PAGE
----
Editor’s note: This is one in a series of essays leading up to the celebration of the Indiana Bicentennial in December 2016.
History remem-bers William Henry Harrison as the first president to die in office. Hoosiers should remember him as the man who shaped the Indiana Territory.
Indiana spent 16 years as a territory before it became a full-fledged state. Following a multistep process set out in the Northwest Ordinance, citizens first had to get practice at governing, grow in population, petition for statehood, be accepted into the union and write a constitution.
Like a conductor directing an orchestra, Harrison oversaw much of the process from his governor’s mansion in Vincennes, the territorial capital chosen because it had a sizable population and was conveniently located on the Wabash River. In the process, he negotiated 10 treaties with Native Americans, bringing the land firmly under U.S. control.
The Indiana Territory was much larger than what became Indiana. Carved out of the Northwest Territory in 1800, it included Indiana, Illinois, Wisconsin and parts of Minnesota and Michigan. At the time, some 12,000 Native Americans and 6,000 settlers lived there. By 1816, Indiana had been whittled down to its current size and had 64,000 residents.
Harrison was a native Virginian and a military man named territorial governor by President John Adams in 1800. He moved to Vincennes in January 1801 and got to work writing laws, appointing public officials, improving roads and directing Indian affairs.
In 1804, Harrison built a governor’s residence sturdy enough to function as a fort. It was the first brick home in Indiana and became known as Grouseland due to abundant game birds in the area.
As the pursuit of statehood progressed, power shifted away from a powerful executive, Harrison, to a democratic legislative branch. In 1811, the Legislature asked Congress for permission to write a state constitution and admission to the union. By this time, the territory hoped to be financially self-sufficient. It wasn’t yet, so plans were put on hold. War broke out, and statehood was further delayed.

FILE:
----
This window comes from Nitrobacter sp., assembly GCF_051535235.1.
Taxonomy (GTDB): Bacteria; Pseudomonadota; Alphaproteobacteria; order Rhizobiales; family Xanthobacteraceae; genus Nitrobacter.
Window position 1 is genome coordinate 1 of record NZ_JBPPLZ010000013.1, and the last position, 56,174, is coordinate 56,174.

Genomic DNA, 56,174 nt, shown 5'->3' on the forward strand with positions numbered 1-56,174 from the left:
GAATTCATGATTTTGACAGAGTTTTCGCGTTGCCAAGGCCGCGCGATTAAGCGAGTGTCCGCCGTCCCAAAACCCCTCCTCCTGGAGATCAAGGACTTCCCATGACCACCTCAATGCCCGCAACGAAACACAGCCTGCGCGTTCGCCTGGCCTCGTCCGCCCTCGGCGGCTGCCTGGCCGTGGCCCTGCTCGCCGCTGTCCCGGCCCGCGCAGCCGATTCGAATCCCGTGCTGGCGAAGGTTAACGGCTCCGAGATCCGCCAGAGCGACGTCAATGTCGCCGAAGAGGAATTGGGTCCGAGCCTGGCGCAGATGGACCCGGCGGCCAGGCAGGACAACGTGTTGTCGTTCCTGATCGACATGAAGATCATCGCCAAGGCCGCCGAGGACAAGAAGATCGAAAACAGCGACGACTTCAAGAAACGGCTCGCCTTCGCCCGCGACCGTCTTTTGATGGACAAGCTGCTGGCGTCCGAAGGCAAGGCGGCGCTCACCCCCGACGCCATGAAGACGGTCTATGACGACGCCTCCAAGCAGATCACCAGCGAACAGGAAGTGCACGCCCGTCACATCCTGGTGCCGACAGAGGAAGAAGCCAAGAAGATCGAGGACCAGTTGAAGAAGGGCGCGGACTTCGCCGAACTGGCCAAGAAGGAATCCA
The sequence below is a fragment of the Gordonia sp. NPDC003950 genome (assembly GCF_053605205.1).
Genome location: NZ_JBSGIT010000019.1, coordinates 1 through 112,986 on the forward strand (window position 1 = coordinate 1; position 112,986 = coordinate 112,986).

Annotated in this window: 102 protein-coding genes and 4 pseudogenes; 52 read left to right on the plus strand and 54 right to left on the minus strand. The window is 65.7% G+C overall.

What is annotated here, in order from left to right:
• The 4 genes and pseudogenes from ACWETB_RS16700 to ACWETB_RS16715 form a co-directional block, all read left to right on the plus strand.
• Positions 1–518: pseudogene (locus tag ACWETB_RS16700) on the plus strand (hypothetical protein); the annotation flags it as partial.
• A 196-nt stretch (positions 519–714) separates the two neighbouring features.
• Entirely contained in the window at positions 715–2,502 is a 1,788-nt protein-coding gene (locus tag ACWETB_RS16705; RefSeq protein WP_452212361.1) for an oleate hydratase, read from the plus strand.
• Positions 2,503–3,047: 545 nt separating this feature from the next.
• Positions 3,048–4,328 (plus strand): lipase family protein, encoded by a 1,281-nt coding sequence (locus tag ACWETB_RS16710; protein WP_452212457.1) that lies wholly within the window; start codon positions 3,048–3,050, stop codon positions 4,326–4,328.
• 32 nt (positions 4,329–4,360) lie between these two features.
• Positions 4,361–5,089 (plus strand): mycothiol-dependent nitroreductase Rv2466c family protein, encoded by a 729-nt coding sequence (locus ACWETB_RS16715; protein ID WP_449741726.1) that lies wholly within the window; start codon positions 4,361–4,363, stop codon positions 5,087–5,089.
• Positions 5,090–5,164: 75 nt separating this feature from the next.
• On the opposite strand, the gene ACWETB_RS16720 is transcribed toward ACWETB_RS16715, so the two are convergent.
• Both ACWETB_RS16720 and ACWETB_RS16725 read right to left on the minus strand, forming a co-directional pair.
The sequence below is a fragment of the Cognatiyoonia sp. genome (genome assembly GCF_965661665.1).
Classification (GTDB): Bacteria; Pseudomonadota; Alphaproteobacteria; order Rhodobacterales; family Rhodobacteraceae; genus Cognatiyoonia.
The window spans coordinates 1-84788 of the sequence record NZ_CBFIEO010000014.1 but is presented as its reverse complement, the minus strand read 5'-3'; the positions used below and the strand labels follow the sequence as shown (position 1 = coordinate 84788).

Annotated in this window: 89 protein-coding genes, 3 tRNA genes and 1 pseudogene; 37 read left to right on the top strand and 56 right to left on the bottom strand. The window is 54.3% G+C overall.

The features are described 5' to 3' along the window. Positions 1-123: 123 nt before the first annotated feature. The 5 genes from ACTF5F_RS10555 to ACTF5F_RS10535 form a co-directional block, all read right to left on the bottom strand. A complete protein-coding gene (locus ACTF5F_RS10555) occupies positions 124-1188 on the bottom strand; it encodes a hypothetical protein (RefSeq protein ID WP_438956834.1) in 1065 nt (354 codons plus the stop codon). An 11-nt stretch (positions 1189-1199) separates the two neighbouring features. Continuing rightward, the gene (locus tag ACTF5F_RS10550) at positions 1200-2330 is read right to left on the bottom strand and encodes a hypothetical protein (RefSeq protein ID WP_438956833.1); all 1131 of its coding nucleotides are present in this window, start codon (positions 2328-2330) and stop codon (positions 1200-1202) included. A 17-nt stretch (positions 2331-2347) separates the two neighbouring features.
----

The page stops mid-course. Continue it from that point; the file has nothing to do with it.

In the War of 1812, Harrison was named commander of the Northwest Army and resigned his post to concentrate on battling the British. In 1813 President Madison appointed Thomas Posey as Harrison’s replacement. That same year the Legislature passed the State Capital Act, moving the territorial capital to Corydon, which would become the new state capital.
In 1815, the General Assembly again petitioned Congress for statehood, and this time all went according to plan. In December 1816, President James Monroe signed a resolution admitting Indiana to the union.
For the 12 years he served as governor, Harrison was synonymous with the Indiana Territory, and Grouseland functioned as the White House of the West. Today the mansion appears much as it did in the early 19th century and is “a cultural treasure in Indiana,” says historian James Fadely. “It embodies the history and culture of the early Indiana Territory within its walls.”
Of the four meeting places of the Legislature, one still stands: a two-story red house initially built as a tailor shop. The sites are within a block of each other and open to the public as living reminders of Indiana’s beginnings.
Andrea Neal is a teacher at St. Richard’s Episcopal School in Indianapolis and adjunct scholar with the Indiana Policy Review Foundation. Contact her at email@example.com.